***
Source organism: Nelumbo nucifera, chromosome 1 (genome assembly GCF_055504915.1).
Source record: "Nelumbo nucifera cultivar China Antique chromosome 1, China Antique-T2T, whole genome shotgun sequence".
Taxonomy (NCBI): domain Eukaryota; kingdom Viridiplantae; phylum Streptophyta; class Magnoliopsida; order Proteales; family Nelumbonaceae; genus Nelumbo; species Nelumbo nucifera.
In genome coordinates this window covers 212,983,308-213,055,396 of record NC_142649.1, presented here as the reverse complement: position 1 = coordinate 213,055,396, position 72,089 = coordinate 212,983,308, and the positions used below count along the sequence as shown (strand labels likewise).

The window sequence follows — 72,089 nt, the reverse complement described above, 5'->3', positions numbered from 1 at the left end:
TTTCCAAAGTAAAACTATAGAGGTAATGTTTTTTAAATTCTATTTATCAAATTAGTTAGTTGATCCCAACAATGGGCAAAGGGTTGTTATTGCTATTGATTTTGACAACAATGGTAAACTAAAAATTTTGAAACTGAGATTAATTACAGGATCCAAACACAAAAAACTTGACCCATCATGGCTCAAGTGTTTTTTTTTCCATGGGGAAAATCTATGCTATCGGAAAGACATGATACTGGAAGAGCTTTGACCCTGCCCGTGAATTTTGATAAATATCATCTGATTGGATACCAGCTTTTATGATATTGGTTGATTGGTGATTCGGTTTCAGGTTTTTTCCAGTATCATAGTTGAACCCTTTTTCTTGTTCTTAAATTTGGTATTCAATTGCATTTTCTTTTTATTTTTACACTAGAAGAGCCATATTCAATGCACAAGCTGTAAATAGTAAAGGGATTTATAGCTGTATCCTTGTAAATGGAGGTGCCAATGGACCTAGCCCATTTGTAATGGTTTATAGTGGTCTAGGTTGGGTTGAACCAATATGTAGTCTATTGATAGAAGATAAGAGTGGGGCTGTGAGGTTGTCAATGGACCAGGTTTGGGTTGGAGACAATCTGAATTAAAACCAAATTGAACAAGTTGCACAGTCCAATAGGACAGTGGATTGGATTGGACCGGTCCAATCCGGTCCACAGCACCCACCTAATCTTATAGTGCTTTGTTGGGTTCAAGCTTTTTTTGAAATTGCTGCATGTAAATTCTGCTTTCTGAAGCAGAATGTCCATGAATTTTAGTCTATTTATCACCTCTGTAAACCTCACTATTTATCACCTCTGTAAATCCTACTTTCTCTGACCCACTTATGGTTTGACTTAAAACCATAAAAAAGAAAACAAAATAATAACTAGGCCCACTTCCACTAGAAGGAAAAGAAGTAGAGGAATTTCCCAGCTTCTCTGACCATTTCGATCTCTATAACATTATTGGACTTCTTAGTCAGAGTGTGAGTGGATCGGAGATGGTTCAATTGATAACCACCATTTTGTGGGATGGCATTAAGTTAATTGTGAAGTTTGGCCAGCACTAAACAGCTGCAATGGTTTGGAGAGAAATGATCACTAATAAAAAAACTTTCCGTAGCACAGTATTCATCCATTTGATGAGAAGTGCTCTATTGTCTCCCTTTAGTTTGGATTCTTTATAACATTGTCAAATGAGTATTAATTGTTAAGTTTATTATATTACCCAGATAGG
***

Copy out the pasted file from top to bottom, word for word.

Source organism: Nelumbo nucifera, chromosome 1 (genome assembly GCF_055504915.1).
Source record: "Nelumbo nucifera cultivar China Antique chromosome 1, China Antique-T2T, whole genome shotgun sequence".
Taxonomy (NCBI): domain Eukaryota; kingdom Viridiplantae; phylum Streptophyta; class Magnoliopsida; order Proteales; family Nelumbonaceae; genus Nelumbo; species Nelumbo nucifera.
In genome coordinates this window covers 212,983,308-213,055,396 of record NC_142649.1, presented here as the reverse complement: position 1 = coordinate 213,055,396, position 72,089 = coordinate 212,983,308, and the positions used below count along the sequence as shown (strand labels likewise).

The window sequence follows — 72,089 nt, the reverse complement described above, 5'->3', positions numbered from 1 at the left end:
TTTCCAAAGTAAAACTATAGAGGTAATGTTTTTTAAATTCTATTTATCAAATTAGTTAGTTGATCCCAACAATGGGCAAAGGGTTGTTATTGCTATTGATTTTGACAACAATGGTAAACTAAAAATTTTGAAACTGAGATTAATTACAGGATCCAAACACAAAAAACTTGACCCATCATGGCTCAAGTGTTTTTTTTTCCATGGGGAAAATCTATGCTATCGGAAAGACATGATACTGGAAGAGCTTTGACCCTGCCCGTGAATTTTGATAAATATCATCTGATTGGATACCAGCTTTTATGATATTGGTTGATTGGTGATTCGGTTTCAGGTTTTTTCCAGTATCATAGTTGAACCCTTTTTCTTGTTCTTAAATTTGGTATTCAATTGCATTTTCTTTTTATTTTTACACTAGAAGAGCCATATTCAATGCACAAGCTGTAAATAGTAAAGGGATTTATAGCTGTATCCTTGTAAATGGAGGTGCCAATGGACCTAGCCCATTTGTAATGGTTTATAGTGGTCTAGGTTGGGTTGAACCAATATGTAGTCTATTGATAGAAGATAAGAGTGGGGCTGTGAGGTTGTCAATGGACCAGGTTTGGGTTGGAGACAATCTGAATTAAAACCAAATTGAACAAGTTGCACAGTCCAATAGGACAGTGGATTGGATTGGACCGGTCCAATCCGGTCCACAGCACCCACCTAATCTTATAGTGCTTTGTTGGGTTCAAGCTTTTTTTGAAATTGCTGCATGTAAATTCTGCTTTCTGAAGCAGAATGTCCATGAATTTTAGTCTATTTATCACCTCTGTAAACCTCACTATTTATCACCTCTGTAAATCCTACTTTCTCTGACCCACTTATGGTTTGACTTAAAACCATAAAAAAGAAAACAAAATAATAACTAGGCCCACTTCCACTAGAAGGAAAAGAAGTAGAGGAATTTCCCAGCTTCTCTGACCATTTCGATCTCTATAACATTATTGGACTTCTTAGTCAGAGTGTGAGTGGATCGGAGATGGTTCAATTGATAACCACCATTTTGTGGGATGGCATTAAGTTAATTGTGAAGTTTGGCCAGCACTAAACAGCTGCAATGGTTTGGAGAGAAATGATCACTAATAAAAAAACTTTCCGTAGCACAGTATTCATCCATTTGATGAGAAGTGCTCTATTGTCTCCCTTTAGTTTGGATTCTTTATAACATTGTCAAATGAGTATTAATTGTTAAGTTTATTATATTACCCAGATAGG